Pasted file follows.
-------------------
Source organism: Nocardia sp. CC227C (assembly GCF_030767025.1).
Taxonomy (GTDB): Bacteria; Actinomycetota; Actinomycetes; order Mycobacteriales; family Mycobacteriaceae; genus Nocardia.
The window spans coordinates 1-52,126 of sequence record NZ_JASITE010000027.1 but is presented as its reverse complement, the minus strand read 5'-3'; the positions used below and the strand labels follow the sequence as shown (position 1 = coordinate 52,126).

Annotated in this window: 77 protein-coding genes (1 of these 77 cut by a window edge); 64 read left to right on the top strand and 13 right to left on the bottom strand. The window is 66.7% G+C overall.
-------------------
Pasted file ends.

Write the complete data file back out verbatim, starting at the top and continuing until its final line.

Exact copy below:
Source organism: Nocardia sp. CC227C (assembly GCF_030767025.1).
Taxonomy (GTDB): Bacteria; Actinomycetota; Actinomycetes; order Mycobacteriales; family Mycobacteriaceae; genus Nocardia.
The window spans coordinates 1-52,126 of sequence record NZ_JASITE010000027.1 but is presented as its reverse complement, the minus strand read 5'-3'; the positions used below and the strand labels follow the sequence as shown (position 1 = coordinate 52,126).

Annotated in this window: 77 protein-coding genes (1 of these 77 cut by a window edge); 64 read left to right on the top strand and 13 right to left on the bottom strand. The window is 66.7% G+C overall.